Thursday, December 31, 2009


I love this quote from the short story “Monday” by Mark Helprin:

“I’m fifty-three,” he answered with analytical detachment. “My father died at fifty nine. What good is money? If I have six years left or thirty, it makes no difference. My life will be buoyant, and my death will be tranquil, only if I can rest upon a store of honor.”

Friday, December 18, 2009

More holidays

I love that around this time of year everyone celebrates. People bring free food into work. People take days off to go places and see family. People give gifts to each other. We get paid time off work. It’s rad. So I’m wondering, why do we only do this once a year? Would it kill us to have a similar holiday during the summer when it’s warm outside?

Monday, December 7, 2009


Part of a good college education includes learning to hate Walmart. In more than one of my college classes we had lengthy discussions on the evils of The Superstore and how it makes rich people richer and poor people poorer. I blame Walmart for higher health care costs (I once heard that they hire senior citizens to be greeters for 39 hours per week so that they don’t have to pay them benefits), messing up the economy by manipulating suppliers, eliminating small businesses, over-filling landfills by selling junk, and making people feel like they need things they don’t. I once read a statistic that the average Walmart shopper visits the store four times per week. So, I feel like I should be part of the solution, not the problem—I never shop there. I don’t care if I can save money or if it’s the only place to get rice-crispy treat cereal, I refuse to be swayed.

Last weekend I was swayed. But it wasn’t my fault. I got a $25 gift card for volunteering at the hospital. Why the University of Utah Hospital is choosing to cooperate with the devil of the business world is beyond me. Maybe we really are classless. So, at the prospect of $25 of free junk, I went. But I had a plan. First, I parked as far away from the entrance as possible (because don’t all Walmart shoppers drive around for ten minutes until they get a front row spot?). Already feeling like I was sticking it to Sam Walton, I made the trek across the parking lot. Then, as I entered the store I kept my eyes to the ceiling, knowing perfectly well that situated between me and my goal (the DVD section) were countless stands strategically placed to hypnotize me into buying products I didn’t come for. After arriving at my destination I quickly searched until I found Star Trek (one of the best movies of 2009, by the way), when, to my dismay, Walmart threw me a curve I wasn’t expecting: regular DVD or blu-ray. My hands got a little sweaty as I tried to weigh out the options—they were both the same price, which didn’t help.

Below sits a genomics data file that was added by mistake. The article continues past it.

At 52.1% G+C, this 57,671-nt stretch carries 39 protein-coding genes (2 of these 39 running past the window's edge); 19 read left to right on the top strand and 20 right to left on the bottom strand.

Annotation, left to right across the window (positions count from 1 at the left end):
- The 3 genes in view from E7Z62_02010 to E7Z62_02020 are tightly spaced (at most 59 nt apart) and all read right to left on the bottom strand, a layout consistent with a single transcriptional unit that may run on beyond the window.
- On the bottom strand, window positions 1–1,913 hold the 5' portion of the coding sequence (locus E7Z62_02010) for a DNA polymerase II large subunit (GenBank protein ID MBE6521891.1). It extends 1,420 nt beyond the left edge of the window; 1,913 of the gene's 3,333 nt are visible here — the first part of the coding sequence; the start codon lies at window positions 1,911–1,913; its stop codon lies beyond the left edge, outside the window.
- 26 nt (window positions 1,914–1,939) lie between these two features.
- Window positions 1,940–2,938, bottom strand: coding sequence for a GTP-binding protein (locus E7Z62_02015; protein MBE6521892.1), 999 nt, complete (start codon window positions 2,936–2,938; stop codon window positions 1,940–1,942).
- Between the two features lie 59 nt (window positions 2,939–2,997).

“But I don’t own a blu-ray player, or an HDTV,” I thought.

“But you might someday,” said Walmart.

“Well, I guess that’s true.”

“It comes with a digital copy, you can watch it on your computer until you get a blu-ray, which you can buy here only for $147.99.”

What can you say to that? So I got the blu-ray version and got out of there as fast as I could (didn't want anyone to see me). It wasn’t until I got home that I fully came to realize the extent of my failure. Walmart had won. I bought something that I can’t even use, with the hopes that someday I will have the means. I hate that place. On an unrelated note, does anybody have a blu-ray player that’s interested in watching a movie?

Friday, December 4, 2009

"What is it you do do?"

I have a very different job. Different from any of my friends, anyway. I work in a lab. It’s a great job but it’s difficult to explain to people. When they ask what I do I usually try to give as little information as possible because the longer I go on the more weird I sound. Telling someone “I study iron metabolism in yeast” puts me a step below accountants on the nerd scale. Writing this on the internet isn’t exactly a good way to keep it a secret, but here I can include some pictures that make it look more interesting, maybe. So, for those who are interested, here is what I do on a day-to-day basis.

Macrophages with dyed lysosomes. (These are cells.)

Eppendorph tubes. This is where most of the reactions happen. Boom.

My bench. Very exciting.

This is Jeremy, my fish. He loves sunshine and food.

So, there you have it--a small taste of the daily routine of the yeast geneticist. Cool...right?